Neurobiological Effects

Incentive Salience – Synaptic Plasticity in the Mesocorticolimbic System, Nucleus Accumbens, and Dorsal Striatum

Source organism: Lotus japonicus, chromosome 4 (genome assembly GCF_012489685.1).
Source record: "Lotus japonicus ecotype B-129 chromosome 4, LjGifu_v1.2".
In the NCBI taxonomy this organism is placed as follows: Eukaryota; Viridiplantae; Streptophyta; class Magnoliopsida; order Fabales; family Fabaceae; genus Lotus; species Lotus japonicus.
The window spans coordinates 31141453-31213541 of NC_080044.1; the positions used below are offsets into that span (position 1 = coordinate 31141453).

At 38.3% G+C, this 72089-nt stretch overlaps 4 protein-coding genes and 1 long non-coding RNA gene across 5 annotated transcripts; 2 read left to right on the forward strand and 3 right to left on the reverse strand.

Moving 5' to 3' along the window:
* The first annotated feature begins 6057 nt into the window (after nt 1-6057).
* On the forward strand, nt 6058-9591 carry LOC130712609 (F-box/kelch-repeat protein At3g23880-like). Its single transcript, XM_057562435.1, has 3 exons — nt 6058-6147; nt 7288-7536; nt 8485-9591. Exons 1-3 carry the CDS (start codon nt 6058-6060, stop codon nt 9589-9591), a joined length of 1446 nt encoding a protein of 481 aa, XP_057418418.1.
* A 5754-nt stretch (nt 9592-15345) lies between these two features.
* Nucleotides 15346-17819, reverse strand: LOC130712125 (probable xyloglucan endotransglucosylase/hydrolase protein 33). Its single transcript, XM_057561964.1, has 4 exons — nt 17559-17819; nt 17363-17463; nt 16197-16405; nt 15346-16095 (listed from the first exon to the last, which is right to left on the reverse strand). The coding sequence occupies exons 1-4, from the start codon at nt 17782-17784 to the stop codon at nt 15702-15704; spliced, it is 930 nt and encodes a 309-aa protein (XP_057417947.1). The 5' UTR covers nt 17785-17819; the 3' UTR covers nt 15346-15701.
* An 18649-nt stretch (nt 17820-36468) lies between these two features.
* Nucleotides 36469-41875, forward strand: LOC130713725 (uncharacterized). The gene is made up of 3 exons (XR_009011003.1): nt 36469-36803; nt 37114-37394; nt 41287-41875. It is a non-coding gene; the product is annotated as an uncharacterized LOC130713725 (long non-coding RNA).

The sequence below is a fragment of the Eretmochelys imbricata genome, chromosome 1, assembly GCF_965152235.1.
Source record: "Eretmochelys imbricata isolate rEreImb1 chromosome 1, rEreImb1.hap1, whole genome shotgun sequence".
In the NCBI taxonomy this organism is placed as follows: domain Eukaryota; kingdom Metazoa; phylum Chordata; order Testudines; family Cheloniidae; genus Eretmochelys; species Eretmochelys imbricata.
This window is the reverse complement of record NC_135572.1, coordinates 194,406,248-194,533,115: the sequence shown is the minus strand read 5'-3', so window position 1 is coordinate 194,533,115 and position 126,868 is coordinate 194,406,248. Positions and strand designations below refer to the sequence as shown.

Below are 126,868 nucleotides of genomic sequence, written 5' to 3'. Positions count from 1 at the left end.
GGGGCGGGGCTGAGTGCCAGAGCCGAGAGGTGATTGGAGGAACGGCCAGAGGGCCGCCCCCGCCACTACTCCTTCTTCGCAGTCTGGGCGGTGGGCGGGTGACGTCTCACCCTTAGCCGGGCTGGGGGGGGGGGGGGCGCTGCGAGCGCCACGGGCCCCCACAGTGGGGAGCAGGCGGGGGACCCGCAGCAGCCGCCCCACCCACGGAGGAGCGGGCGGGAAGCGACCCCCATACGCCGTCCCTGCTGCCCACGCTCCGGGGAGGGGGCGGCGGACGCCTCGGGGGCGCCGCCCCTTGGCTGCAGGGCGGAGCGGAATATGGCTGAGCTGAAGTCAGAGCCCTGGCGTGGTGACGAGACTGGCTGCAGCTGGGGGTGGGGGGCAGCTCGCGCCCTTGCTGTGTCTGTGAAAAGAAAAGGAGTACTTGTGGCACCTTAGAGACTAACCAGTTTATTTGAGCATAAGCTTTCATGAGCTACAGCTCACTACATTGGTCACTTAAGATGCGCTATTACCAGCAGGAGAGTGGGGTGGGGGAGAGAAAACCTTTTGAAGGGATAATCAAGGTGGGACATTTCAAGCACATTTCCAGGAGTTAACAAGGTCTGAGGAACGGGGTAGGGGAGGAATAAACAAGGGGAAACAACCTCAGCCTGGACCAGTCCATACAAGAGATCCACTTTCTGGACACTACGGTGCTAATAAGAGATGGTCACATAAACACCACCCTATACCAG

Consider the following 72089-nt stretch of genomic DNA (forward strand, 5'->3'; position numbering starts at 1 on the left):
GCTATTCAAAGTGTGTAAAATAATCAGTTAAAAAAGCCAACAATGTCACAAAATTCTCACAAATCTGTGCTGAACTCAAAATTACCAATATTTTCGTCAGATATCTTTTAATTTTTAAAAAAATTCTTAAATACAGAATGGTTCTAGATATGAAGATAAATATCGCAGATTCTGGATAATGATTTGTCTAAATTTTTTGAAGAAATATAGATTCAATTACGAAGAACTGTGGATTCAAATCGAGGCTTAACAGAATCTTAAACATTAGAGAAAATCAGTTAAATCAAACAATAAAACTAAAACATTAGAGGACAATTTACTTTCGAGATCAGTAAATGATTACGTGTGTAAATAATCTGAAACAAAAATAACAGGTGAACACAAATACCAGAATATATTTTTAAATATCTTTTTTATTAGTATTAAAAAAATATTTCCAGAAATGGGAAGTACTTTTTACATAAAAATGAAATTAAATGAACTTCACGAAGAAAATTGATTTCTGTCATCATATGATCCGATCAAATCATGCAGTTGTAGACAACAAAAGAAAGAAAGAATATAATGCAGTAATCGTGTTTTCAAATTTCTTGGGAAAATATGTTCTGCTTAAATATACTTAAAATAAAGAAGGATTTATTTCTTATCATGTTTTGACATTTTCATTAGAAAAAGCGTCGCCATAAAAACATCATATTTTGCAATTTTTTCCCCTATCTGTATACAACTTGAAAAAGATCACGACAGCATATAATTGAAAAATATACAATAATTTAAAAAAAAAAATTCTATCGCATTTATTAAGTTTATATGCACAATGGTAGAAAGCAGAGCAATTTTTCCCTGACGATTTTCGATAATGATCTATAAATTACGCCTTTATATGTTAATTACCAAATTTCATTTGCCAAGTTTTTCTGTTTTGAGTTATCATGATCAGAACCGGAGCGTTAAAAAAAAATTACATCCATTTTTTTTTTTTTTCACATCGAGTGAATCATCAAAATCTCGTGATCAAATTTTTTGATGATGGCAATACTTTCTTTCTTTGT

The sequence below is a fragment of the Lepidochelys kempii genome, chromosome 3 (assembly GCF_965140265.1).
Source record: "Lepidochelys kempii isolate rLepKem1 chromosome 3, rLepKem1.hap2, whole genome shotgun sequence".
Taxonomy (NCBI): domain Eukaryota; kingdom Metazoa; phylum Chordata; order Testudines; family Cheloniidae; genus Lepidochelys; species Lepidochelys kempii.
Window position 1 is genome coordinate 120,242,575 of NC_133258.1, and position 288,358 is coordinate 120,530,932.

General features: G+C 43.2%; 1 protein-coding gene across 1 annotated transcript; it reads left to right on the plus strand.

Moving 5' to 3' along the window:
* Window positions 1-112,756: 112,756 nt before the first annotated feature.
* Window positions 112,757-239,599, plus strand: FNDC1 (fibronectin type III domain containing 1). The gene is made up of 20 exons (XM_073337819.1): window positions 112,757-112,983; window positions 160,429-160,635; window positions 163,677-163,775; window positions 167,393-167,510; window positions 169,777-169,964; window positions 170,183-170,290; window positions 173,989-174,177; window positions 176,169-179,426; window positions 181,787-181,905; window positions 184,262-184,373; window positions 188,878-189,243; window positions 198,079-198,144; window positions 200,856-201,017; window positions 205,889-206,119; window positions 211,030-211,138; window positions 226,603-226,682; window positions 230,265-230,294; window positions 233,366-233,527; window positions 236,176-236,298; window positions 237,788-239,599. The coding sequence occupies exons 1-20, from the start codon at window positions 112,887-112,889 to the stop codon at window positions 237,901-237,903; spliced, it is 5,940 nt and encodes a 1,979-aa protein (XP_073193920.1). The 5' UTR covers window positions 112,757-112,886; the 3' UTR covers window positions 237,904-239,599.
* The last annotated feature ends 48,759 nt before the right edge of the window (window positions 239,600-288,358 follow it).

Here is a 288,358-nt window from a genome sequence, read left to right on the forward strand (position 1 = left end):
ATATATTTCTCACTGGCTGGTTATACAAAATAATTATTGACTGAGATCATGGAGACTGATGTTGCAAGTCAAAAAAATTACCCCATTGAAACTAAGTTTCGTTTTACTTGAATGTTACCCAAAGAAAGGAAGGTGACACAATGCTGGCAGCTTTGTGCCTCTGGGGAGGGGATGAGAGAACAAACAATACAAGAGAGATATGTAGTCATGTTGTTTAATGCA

Much work in the nondrug state has shown that the firing rate of midbrain dopamine neurons changes in response to reward as an animal learns. A novel reward produces the transient firing of dopamine neurons and phasic release of dopamine in the nucleus accumbens (ventral striatum). As the animal learns to recognize the cues that predict a reward, the response of dopamine neurons changes. The response to the reward itself decreases or habituates, and dopamine neurons begin to fire in response to the cues that predict the reward. These data support the hypothesis that one function of dopamine release in the nucleus accumbens is to serve as an error-detection signal or learning signal. Such a change in firing pattern requires that midbrain dopamine neurons (or the postsynaptic medium spiny neurons that the dopamine neurons innervate) receive important information from the prefrontal cortex and other regions, such as the hippocampus (external context), insula (internal states), and basolateral amygdala, presumably from glutamate neurons. One term that has become synonymous with this process is “incentive salience,” which has been defined as a mechanism that explains the motivational value of specific learned stimuli (Pavlovian conditioned stimuli) and associated natural rewards (unconditioned stimuli) in humans and animals. One formulation defines incentive salience as a motivational magnet quality that makes the conditioned or unconditioned stimulus a desirable and attractive goal (for further reading, see Zhang et al., 2009).

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